School board recall signals ‘strange bedfellows’ of San Francisco politics

Election was fueled by populist outrage and millionaire donations; now, mayor will pick replacements

Three members of the San Francisco Unified School District Board of Education were resoundingly recalled Tuesday in a landslide vote. Alison Collins, Gabriela López and Faauuga Moliga, all of whom were up for reelection in November, are expected to be removed from their posts next month.

The Department of Elections reported that more than 70% of voters supported the recall of each board member. Voters cast a ballot for each board member individually. More than 50% of voters are required to support the recall of each candidate for removal to occur.

Of the 128,862 votes counted out of a possible 499,771 registered voters, 78.55 supported the recall of Collins, 74.9% supported the recall of López and 72% supported the recall of Moliga.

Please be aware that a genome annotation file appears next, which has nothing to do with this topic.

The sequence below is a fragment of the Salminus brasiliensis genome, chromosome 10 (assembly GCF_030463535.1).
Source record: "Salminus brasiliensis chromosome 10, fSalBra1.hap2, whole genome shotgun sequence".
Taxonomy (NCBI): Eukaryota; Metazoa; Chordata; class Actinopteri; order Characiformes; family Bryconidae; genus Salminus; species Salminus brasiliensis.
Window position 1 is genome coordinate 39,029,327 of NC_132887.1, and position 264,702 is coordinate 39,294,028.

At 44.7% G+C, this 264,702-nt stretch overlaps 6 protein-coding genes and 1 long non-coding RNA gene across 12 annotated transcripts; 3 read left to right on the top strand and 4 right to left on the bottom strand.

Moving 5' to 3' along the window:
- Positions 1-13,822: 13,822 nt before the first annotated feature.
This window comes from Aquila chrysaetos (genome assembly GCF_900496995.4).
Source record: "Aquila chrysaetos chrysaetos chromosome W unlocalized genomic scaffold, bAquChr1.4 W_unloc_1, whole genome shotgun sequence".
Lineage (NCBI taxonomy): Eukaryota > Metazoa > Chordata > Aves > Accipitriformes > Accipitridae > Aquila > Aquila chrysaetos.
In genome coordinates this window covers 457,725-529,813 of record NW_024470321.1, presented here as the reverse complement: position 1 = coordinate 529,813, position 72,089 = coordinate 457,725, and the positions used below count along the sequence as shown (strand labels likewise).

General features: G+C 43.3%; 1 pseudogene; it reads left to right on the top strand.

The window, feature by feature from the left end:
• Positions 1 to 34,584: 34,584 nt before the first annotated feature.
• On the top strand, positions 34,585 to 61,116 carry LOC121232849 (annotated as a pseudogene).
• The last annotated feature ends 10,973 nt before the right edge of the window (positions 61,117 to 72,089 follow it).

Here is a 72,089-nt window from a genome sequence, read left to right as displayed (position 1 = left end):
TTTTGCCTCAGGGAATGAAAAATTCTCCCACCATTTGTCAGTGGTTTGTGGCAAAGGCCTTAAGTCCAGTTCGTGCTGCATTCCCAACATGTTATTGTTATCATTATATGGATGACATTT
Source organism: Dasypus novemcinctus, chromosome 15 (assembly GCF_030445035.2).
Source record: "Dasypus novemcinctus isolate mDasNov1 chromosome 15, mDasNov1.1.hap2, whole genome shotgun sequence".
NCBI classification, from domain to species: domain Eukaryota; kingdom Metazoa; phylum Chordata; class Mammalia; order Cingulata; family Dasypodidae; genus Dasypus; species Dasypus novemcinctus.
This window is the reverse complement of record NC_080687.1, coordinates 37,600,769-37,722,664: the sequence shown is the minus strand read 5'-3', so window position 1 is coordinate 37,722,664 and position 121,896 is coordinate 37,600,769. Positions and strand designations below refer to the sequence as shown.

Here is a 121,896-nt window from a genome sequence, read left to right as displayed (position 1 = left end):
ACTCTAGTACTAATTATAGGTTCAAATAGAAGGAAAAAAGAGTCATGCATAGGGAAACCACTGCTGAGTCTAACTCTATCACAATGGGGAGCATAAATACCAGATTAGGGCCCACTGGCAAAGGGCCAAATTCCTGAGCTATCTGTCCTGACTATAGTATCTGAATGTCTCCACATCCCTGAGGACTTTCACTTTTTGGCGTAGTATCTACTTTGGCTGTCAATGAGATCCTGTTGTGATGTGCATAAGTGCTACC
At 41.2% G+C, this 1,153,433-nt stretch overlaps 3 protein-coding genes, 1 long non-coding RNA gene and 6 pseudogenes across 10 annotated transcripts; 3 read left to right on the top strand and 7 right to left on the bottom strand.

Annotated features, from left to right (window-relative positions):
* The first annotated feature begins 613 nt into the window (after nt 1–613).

All three will be removed as soon as the Board of Supervisors has certified the election results, which is expected to take place March 1, with new board members likely taking office in mid March.

The recall movement first gained steam more than a year ago as San Francisco Unified School District students remained stuck in distance learning, even when state and county officials gave the green light to reopen and while other public education systems were returning to in-person instruction.

Calls grew more intense for the removal of the eligible board members when the board prioritized, while schools were still closed, the renaming of 44 campuses — whose names, such as Abraham Lincoln and Dianne Feinstein, it said, honored figures linked to racism and sexism.

The board then voted to permanently use a lottery system for admission at Lowell High School, one of only two campuses in the district to use a merit-based admissions system. Both decisions were later overturned by lawsuits, though the board extended the general admission lottery for Lowell High School for another year.